Brown said that although he didn’t remember Sanders, he remembered Accelera with some distaste. “We lost all of our investment on that,” he said. “It was a zero.”
Sanders, in response, took issue with Brown’s characterization, and said he was a key player in the company. “I was one of many folks in senior leadership involved in that business,” he said.
But the company Sanders spent the most time talking about was where he had his biggest failure: Dunkin’ Donuts.
Sanders wanted to get a piece of the growing consumer demand for doughnuts and coffee. So, in 2005, he co-founded Kainos Partners Holding Co. The company raised about $100 million, and got exclusive licenses in markets across Indiana, Nevada, South Carolina and other states.
“It was my idea,” Sanders said. “I funded it and hired the team.”
But the franchises struggled in some markets where the Dunkin’ brand was unfamiliar, said Don Larose, former director of national franchising for Dunkin' Donuts in Boston. He said sales didn’t meet targets and began to close. The operation probably needed more experienced hands, he said.
“Craig’s biggest strengths are seeing an opportunity, pulling people together, and getting a deal done,” Larose said. “He’ll tell you he’s not a day-to-day operations guy.”
Sanders agreed: “We did not have the performance. We never achieved the performance metrics, unfortunately.”
But he placed some blame on the company, saying the brand “had major issues across the country.” He also blamed his bank, which he said went bankrupt in 2008, a move that required him to go to other lenders and investors to get more money.
Kainos filed for Chapter 11 bankruptcy in 2009, saying it was unable to meet its loan obligations. The company listed assets of $25.8 million and liabilities of $31.5 million.
Sanders declined to say how much money the company lost. “There’s a lot of good people who have lost millions of dollars on that expansion, including myself,” he said.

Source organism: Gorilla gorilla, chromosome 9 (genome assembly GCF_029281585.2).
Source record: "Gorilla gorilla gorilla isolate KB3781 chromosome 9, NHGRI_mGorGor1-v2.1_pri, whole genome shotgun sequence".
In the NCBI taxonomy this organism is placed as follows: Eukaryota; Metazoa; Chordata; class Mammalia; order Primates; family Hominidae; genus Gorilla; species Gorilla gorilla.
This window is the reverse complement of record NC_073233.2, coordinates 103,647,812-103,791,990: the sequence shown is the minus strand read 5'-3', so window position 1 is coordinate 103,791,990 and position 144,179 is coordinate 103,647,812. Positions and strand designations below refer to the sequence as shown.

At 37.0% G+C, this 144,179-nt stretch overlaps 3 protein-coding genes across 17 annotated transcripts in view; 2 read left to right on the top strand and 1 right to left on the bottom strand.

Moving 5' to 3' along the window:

Making matters worse, a few months earlier the company discovered that its CFO, Christopher Cortese, had skimmed hundreds of thousands of dollars from the company to buy gifts for two girlfriends. The company fired Cortese. He was convicted in 2010 of grand larceny and later sent to prison.
As Kainos faltered, Sanders said he felt it necessary to protect his personal assets. He filed for personal bankruptcy in Indianapolis in 2013. In bankruptcy filings, Sanders claimed assets of $473,437 and liabilities of $643,807. Creditors included numerous banks, collection firms and credit card companies.
“I was on the hook for a large amount of debt,” Sanders said. “And I (later) settled those, removed my personal liability, and I’ve moved forward. I have a beautiful home. My family’s in good shape. Unfortunately, we did what we had to do to protect our personal balance sheet."
In bankruptcy dcouments, Sanders said his 2012 income, $175,000, was his salary from Athlete's Business Network, which he founded in 2009. In the documents, he described the company as a “sports broadcasting” firm.
But it’s unclear what the company, known as ABN for short, has really done. Sanders said he and his partner, Yair Oden, spent many months trademarking and copyrighting the company name to protect its brand. But it’s unclear what exactly there was to protect.
On its website, the company calls itself a “dynamic branding platform that brings together marquee athletes, business executives and investors/sponsors” to create ABN-branded business ventures.
But under repeated questioning, Sanders was unable to point to a single sports deal or a name a single “marquee athlete” that it has helped. He talked about helping Sterling Energy Group find properties to buy, but paused when pressed to name any sports-related achievements.
“We’re really a start-up real estate developer, to be honest,” he finally said.
And his first deal, with the airport authority, seems to be an audacious challenge. Still, he has assembled a large team of sports, business, legal and medical professionals, including Dr. Jim Kelly, a neurologist who was formerly director of the National Intrepid Center of Excellence at Walter Reed National Military Medical Center. Dr. Kelly has been named to lead ABN’s “Global Center for Brain Health.”
Whether Sanders can turn his latest dream into a workable business is up to the airport authority, his investors, his management team and market conditions.
But Sanders grew increasingly agitated during two telephone calls in discussing his business record. He said he already had productive conversations this week with local hospitals and the NCAA, which wanted to learn more about his plans. He said rehashing his earlier troubles might cause problems. His public relations consultant called several IBJ editors and reporters to try to smooth out the issues.
“The outpouring of support behind this project is just tremendous,” Sanders said. “But if Craig Sanders is a polarizing figure of this enterprise, I will just simply tell you that this business is far bigger than me. … I will absolutely step aside and make sure this project advances without me.”